not limited to the inker, controller, regulator, cartridge wrench, cartridge
opening tool, product manual, etc.
Inker Base: The main inker mechanism
which the holder or shuttle mounts to and which provides positional adjustment.
Joystick: The handle on the inker base
used for positioning of the ink cartridge.
Main Guide: The cartridge component
which retains the filament and attaches to the solenoid plunger allowing
transfer of ink to the wafer surface when the solenoid is actuated.
Manipulator: A mechanism that
facilitates the control of position.
Mounting Plate: A metal plate (usually
aluminum or steel) for mounting the inker to the prober.
Needle: The stainless steel component
of the cartridge, which retains and supports the Teflon tube.
Plunger: The portion of the solenoid
that actuates the filament component of the cartridge resulting in the
dispensing of ink dots.
Retrofit: To substitute existing
equipment or components with up to date replacements.
Solenoid: The part of the inker that
actuates the plunger, utilizing the flow of an electric current, corresponding
with a signal from the prober.
Tungsten: A fine metal wire, which
passes through the center of the cartridge and acts as a carrier for the ink. It
is used in place of the filament when there is a requirement for making smaller
dots than the filament is capable.
Calibration Bar: A
structural link used to hold precise tolerances between remotely mounted
Device Under Test (D.U.T.):
The semiconductor device or devices which is/are currently being tested
by the Tester.
Docking: The act of lowering
the test head onto the prober, aligning it and locking it into position
for test. Docking aligns the Test Head (Load Board), Interface Tower,
and Probe Card, compressing spring loaded contactor pins in the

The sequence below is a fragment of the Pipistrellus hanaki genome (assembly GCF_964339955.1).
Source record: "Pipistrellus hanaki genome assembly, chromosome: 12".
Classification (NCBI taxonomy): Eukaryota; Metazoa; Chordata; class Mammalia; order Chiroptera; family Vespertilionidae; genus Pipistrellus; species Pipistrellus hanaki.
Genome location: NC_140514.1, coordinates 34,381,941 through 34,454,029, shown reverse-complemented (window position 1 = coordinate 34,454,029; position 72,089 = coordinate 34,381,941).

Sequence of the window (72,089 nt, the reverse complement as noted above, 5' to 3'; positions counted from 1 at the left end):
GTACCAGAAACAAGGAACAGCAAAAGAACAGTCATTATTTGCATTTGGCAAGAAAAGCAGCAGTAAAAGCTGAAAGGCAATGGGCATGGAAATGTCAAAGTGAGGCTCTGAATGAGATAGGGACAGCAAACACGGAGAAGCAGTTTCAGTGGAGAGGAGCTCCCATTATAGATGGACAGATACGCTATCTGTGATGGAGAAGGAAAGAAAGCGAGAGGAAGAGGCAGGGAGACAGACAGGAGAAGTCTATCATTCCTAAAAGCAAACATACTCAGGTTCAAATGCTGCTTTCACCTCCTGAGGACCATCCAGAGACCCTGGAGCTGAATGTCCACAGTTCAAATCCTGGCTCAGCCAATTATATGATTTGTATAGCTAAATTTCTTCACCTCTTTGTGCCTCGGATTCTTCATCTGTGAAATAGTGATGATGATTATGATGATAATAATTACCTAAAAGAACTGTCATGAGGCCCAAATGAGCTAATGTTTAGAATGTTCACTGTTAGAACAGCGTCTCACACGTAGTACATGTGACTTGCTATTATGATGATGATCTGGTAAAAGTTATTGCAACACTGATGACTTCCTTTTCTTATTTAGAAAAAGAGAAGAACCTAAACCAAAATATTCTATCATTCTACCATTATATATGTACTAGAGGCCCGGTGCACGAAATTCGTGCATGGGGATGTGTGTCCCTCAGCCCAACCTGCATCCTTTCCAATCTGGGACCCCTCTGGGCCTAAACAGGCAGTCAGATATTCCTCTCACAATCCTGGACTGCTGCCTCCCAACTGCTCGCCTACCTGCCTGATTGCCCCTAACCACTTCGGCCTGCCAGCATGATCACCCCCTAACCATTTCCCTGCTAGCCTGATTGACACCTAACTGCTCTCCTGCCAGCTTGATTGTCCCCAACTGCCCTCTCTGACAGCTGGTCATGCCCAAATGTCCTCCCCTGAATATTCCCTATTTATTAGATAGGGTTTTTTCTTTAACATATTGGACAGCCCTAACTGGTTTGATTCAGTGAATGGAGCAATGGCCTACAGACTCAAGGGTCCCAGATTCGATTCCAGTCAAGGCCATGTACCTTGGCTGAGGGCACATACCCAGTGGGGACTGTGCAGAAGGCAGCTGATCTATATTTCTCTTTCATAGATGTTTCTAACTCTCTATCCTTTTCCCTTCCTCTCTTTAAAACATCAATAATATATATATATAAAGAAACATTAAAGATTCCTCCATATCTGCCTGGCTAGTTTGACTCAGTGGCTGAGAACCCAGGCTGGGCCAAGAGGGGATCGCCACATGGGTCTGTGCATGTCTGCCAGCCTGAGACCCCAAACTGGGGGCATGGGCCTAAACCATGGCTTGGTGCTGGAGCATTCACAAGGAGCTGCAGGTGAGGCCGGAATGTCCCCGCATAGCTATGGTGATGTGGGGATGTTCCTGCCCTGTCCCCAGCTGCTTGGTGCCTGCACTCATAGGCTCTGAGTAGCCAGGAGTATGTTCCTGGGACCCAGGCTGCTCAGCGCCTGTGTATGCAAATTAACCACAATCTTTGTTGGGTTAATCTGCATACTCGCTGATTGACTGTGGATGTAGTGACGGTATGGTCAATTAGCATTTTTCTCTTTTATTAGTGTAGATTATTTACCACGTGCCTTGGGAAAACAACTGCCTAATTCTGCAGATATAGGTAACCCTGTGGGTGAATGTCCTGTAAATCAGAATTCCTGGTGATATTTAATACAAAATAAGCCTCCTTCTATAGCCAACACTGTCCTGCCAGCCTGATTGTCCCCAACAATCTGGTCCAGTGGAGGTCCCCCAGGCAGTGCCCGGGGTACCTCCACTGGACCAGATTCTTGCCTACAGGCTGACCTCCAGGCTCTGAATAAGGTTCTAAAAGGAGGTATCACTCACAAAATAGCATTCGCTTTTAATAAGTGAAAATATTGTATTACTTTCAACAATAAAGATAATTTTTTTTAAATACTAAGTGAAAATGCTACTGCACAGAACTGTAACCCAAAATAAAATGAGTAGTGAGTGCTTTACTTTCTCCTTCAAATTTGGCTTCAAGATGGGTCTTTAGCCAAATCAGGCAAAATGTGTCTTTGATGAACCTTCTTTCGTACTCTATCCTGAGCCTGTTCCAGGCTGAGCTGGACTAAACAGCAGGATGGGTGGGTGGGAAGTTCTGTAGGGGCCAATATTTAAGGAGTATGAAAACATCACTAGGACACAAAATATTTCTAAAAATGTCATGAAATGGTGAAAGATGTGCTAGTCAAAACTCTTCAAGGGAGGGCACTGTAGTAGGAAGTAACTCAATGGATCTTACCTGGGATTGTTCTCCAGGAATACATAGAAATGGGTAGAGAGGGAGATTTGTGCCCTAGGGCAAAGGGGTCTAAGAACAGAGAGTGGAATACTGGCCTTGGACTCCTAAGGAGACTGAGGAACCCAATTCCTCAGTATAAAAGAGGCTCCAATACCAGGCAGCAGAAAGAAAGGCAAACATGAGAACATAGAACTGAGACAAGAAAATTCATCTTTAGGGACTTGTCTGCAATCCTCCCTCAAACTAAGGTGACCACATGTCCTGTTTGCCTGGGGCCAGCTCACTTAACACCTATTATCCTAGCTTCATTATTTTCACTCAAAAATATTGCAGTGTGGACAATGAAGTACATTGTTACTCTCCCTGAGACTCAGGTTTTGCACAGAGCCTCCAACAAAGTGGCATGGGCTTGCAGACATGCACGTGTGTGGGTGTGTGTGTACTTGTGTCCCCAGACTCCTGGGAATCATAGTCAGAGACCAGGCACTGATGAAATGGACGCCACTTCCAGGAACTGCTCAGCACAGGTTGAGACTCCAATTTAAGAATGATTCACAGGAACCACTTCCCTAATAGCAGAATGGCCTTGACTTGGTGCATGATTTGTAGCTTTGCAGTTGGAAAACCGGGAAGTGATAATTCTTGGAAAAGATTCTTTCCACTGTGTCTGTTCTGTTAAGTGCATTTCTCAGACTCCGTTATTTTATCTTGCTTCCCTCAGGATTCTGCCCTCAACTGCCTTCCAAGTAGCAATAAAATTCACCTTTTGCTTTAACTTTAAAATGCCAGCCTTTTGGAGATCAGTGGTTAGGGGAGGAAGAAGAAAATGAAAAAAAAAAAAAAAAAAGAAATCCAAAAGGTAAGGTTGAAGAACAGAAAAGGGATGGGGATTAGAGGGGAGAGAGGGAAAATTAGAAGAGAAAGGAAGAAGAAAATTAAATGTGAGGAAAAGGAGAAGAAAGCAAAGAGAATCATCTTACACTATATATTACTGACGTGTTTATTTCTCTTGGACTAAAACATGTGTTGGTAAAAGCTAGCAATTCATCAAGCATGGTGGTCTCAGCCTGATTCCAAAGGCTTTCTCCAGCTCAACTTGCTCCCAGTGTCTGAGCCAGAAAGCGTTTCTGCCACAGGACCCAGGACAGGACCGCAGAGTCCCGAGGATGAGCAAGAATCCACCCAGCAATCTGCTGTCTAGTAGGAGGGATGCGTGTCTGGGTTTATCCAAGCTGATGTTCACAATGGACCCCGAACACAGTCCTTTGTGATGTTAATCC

Interface Tower between the Load Board and Probe Card. This completes
the electrical interface between the Tester and the Probe Cards Needles.
Docking Bars: Bars
mounted either to the prober head plate or prober insert ring. Roller
bearings integral to the bar engage with cams integral to the PTI.
Docking System: A
combination of mechanisms and hardware which are assembled to the PTI
and prober. The system engages and final aligns the PTI to the head
plate, and compresses the spring contactor pins against the probe card.
The PTI Linear Cams and handle linkages are part of this system.
"Floor" or "House" Facilities:
Pressurized air, vacuum and
electrical service provided by the sort floor.
electro mechanical machine that is designed to move, position and sort
packaged devices (chips that have been cut from a wafer, bonded with
wire connectors and packaged with insulating material) during package
Head Plate: AKA
Ring Carrier: plate
at the top surface of the prober which locates and supports the
Load Board: A
custom made printed circuit board which is attached to the Test Head and allows
electrical interface of the Tester electronics to the Interface Tower.
Manipulator: A carriage which
supports and allows movement of the Test Head. A manipulator may be as simple as
a hinged support frame or use counterbalancing weights, hydraulics, drive motors
or a combination of all three to offset the weight of the Test Head and cable
bundle and allow it to be moved into and out of docking position with a prober
Mechanical Interface: Consists
of a set of mounting hardware either built into or bolted to the Head
Plate which has the function of holding the Probe Card in the correct X,
Y, Z and q position relative to the wafer
chuck. Typically includes accessory hardware mounted to top surface of
the head plate designed to align the PTI to the Probe Card.
PCLBA (Probe Card/
Load Board Assembly): This Xandex
designed assembly locks together the Probe Card (and stiffener), Load
Board and Prober Tester Interface into a compact package that can be
loaded into the prober and locked into test position as a complete unit.
Pitch, Roll and Yaw: Rotational
motions around the three Cartesian axes. Nod your head to signify Yes,
thatís Pitch (motion around the X-axis). Try to touch your left or
right ear to your shoulder, thatís Roll (motion around the Y-axis).
Shake your head No, thatís Yaw (motion around the Z-axis). Combined
with X, Y and Z-axis motion, these motions collectively make up the six
types of motion a body moving in 3-space can exhibit. Pitch and Roll are
sometimes described together as "tumble."
Used synonymously with Spring
Probe Card: Printed
circuit board with needles, blades or probes attached which provides the
electrical interface between the Device Under Test (D.U.T.) and the
Spring Contact Array in the PTI.
Probe Card Needles:
Bonded to the a Probe Card, the needles
or probes are arranged in a specific pattern to contact the pads on an
individual chip (die or DUT) to transmit a test signal to the die before
it is cut from a silicon wafer.